Armed with defense dogs, Providence Alaska Medical Center reports decrease in violence
Walk into Providence Alaska Medical Center on any given day, and you might come across a somewhat unusual sight to behold: muzzled security dogs and their handlers wandering hospital hallways.
"Over the last several years, we've experienced an increase in workplace violence," said Nelson Price, Dir. of Safety and Security at Providence.
"We were looking for any number of tools that we could help our caregivers to improve that and decrease the workplace violence," he said, "specifically for officers engaging with a lot of the folks involved in that, and one of the tools we found and researched was canines."
Alaska's largest hospital is one of the few medical facilities in the United States that currently employs man's best friend as a form of defense against illicit drugs, bombs, weaponry, and other threats, including individuals acting erratic or behaving in a way that is or could become violent. Only about 12 percent of hospitals across the country did so at the time of a 2014 survey provided to International Association of Healthcare Security and Safety.
"We try to deescalate anything before it gets serious," Price said. "We want to prevent injuries to our patients, to our visitors, to our caregivers. That's kind of the purpose of it all."
Providence currently employs two K-9 units at the facility in Anchorage: Kaske, the narcotics-focused dog, and handler David Gibler; and Robi, the bomb detection dog, with handler Tiera Eldred.
"He's with me all day, every day, Gibler said of Kaske, "even off work. But at work, we walk the hallways a couple times a day, make sure we visit all the floors, say 'Hi' to all the staff."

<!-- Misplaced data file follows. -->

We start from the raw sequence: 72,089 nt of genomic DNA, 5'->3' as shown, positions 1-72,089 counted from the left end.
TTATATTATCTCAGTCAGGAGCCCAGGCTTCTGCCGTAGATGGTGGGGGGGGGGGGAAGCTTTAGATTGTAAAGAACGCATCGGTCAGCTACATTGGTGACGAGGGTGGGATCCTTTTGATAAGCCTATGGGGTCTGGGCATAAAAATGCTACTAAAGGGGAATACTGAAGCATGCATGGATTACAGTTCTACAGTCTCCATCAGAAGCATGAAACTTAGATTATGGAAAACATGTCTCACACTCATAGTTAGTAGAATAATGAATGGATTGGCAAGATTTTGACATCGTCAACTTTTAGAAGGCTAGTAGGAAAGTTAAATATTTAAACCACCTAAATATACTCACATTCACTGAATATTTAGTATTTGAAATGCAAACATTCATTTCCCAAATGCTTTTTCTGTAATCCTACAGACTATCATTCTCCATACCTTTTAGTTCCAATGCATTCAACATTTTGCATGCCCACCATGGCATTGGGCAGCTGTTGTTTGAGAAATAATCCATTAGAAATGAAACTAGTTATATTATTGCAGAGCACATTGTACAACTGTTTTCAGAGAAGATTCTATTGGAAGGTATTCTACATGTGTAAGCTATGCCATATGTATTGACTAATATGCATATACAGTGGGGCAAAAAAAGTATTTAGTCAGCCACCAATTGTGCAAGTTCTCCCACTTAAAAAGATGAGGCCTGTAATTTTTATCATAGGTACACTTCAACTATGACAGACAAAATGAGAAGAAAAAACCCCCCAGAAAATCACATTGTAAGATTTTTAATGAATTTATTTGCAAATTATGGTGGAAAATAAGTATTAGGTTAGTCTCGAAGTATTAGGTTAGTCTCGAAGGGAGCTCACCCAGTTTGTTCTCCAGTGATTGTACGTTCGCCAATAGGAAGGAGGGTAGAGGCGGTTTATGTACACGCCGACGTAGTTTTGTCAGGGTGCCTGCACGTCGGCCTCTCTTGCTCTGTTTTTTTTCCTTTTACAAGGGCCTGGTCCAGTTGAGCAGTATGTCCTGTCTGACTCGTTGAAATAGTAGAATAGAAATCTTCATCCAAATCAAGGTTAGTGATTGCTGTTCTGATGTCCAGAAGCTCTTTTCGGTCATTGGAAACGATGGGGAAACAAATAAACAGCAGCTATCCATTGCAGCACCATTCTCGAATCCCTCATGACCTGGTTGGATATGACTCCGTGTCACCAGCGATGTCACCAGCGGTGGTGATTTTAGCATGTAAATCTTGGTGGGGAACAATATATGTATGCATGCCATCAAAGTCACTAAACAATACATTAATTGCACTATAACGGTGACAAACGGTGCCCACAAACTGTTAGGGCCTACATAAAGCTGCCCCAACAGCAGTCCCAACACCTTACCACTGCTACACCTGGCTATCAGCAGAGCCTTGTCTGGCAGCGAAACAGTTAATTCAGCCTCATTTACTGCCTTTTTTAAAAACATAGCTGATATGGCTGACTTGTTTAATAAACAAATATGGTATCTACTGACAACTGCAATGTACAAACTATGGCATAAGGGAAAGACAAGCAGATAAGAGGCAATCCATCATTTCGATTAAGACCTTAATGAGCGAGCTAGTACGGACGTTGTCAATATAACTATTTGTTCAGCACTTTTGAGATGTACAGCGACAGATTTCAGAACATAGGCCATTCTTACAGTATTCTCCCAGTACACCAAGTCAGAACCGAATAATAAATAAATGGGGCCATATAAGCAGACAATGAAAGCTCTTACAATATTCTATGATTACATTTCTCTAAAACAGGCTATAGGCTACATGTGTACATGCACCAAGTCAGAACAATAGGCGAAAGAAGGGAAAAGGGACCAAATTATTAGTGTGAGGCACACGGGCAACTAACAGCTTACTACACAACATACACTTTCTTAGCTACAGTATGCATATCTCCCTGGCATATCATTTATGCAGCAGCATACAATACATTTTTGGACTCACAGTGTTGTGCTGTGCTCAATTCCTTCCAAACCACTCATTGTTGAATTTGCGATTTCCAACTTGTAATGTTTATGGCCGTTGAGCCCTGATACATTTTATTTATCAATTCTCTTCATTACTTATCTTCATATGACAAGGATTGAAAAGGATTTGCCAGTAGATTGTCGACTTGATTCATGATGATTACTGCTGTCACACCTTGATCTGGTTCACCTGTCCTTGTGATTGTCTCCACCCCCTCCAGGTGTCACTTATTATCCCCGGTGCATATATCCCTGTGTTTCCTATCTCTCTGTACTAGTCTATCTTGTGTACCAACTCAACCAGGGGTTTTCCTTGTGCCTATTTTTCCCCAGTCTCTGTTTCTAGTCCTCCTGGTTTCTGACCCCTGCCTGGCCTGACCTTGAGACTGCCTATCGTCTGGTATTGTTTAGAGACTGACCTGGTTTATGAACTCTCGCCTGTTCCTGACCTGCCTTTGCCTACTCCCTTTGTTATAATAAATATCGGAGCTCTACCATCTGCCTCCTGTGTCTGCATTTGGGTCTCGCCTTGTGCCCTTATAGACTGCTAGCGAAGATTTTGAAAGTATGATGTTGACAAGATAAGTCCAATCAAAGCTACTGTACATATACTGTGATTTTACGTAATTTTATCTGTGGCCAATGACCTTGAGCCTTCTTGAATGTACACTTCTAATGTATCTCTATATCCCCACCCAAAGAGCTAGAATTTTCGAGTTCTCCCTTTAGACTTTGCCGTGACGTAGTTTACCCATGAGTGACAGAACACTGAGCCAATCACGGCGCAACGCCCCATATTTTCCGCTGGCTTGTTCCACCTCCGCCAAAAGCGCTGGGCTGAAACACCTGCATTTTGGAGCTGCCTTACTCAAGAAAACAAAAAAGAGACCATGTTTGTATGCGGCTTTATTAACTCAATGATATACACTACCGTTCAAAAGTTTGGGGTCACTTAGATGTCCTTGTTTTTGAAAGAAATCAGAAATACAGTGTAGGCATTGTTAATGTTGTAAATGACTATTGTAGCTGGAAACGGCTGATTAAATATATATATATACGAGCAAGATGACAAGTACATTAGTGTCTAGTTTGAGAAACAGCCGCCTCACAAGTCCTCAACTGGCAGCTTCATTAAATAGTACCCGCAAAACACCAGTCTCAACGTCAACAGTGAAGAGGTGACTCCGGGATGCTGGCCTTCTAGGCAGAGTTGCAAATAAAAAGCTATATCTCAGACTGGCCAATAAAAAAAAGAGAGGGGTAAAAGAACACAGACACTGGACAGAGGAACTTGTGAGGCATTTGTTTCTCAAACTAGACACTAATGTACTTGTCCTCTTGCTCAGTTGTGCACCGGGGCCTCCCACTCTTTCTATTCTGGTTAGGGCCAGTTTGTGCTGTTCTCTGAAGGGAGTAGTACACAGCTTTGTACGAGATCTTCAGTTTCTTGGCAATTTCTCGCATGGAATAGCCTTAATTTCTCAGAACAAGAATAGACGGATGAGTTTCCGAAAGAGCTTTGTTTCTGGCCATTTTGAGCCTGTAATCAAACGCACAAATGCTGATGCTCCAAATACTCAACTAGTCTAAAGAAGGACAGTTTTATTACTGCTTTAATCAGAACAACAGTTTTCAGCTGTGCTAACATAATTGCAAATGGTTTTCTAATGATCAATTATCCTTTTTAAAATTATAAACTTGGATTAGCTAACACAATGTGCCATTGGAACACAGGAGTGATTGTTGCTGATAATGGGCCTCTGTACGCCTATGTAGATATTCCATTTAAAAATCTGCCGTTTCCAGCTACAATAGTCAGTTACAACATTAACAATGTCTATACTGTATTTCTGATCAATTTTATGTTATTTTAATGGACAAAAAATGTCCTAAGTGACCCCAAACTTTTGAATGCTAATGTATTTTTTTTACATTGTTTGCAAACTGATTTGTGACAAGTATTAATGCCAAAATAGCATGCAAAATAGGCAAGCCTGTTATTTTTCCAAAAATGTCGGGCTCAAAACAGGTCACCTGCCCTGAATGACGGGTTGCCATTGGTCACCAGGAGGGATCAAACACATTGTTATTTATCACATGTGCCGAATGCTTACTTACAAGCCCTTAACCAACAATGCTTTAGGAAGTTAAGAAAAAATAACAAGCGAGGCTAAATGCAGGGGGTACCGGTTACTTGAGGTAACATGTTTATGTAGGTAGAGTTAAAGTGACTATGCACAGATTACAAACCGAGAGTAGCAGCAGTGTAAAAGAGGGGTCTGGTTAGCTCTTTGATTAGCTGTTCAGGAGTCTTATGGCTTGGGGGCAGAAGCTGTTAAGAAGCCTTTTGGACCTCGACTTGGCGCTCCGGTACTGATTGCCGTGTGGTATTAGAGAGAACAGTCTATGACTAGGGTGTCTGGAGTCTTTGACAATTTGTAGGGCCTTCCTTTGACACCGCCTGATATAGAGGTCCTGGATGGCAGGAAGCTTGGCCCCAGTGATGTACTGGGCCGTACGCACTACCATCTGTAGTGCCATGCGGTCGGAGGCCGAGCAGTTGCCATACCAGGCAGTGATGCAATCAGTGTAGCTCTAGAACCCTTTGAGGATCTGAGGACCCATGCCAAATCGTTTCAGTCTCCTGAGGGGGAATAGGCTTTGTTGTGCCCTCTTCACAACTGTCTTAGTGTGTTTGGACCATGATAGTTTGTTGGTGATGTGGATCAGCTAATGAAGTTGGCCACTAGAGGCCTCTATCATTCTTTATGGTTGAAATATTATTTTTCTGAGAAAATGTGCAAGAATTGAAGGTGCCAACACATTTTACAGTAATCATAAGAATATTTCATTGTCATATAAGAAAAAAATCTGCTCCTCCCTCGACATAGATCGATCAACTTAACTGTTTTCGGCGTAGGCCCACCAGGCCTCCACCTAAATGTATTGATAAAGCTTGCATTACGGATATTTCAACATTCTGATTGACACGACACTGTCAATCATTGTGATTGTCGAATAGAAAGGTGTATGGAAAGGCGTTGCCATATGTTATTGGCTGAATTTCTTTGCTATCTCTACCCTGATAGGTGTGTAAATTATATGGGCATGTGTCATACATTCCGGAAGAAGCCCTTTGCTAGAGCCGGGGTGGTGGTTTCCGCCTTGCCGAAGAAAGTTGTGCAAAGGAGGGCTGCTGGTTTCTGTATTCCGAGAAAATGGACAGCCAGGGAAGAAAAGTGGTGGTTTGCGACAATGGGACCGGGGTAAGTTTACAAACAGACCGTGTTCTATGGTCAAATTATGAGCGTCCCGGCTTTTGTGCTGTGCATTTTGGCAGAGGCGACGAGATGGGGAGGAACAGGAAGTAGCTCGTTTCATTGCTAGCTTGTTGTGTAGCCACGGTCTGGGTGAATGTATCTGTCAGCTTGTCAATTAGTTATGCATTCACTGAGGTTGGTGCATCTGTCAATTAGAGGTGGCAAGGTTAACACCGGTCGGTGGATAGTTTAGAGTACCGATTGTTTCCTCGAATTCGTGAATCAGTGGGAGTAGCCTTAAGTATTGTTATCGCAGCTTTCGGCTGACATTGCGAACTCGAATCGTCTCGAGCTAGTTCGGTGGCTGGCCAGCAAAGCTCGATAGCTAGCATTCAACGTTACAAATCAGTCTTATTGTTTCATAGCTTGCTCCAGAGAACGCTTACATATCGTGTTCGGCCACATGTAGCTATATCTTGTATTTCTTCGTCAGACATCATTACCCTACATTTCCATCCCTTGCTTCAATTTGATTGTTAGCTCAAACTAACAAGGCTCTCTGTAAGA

Along with sniffing out those items that don't belong in a hospital, the canines are in large part a matter of overall self-defense, serving as a layer of protection against the 150 or so assaults against workers in public hospitals per year. That's in addition to the violence rates in the healthcare sector that are five to twelve times greater than workplaces overall, according to National Nurses United.
While Price noted a recent bomb threat, Gibler described an incident in which someone needed to get forced injections to calm her down.
"They had gotten control of a syringe and a needle, and were brandishing it to staff members," Gibler said. "I thought that was going to go a whole different direction. We showed up and she was like, 'Oh! Can I pet your dog?!'
"'Well, sure,'" Gibler said, "'if you put the needle down.' And she did, so that worked out pretty well."
Incidents like that are in large part why Price said he wants to add legs to the squad.
"People come in, high stress, high anxiety, get worked up sometimes," he said. "They feel they're waiting for an extended period of time, they may act out aggressively.
"They might not listen to you or I, but they see the presence of the canine, and they think about it," he said.
While helping secure the hospital remains the primary purpose of having the K-9 units on staff, Price said he has occasionally received complaints about the dogs being “too threatening,” especially when muzzled. The latter, however, is for safety: The dogs can still breathe, bark and take snacks just fine, he said, but with so many people going in and out of the hospital each day, it would be easy for one of them to get spooked by someone sneaking up behind them or coming up to pet them without permission.
At the same time, while some are intimated at the mere sight of the pups, the large “positive response” and reported decrease in incidents at the hospital since the enlisting of Kaske and Roby has been a huge benefit, Price said, and expanding the team is something he would like to do.
“Adding a couple more would improve the whole system I think,” Price said.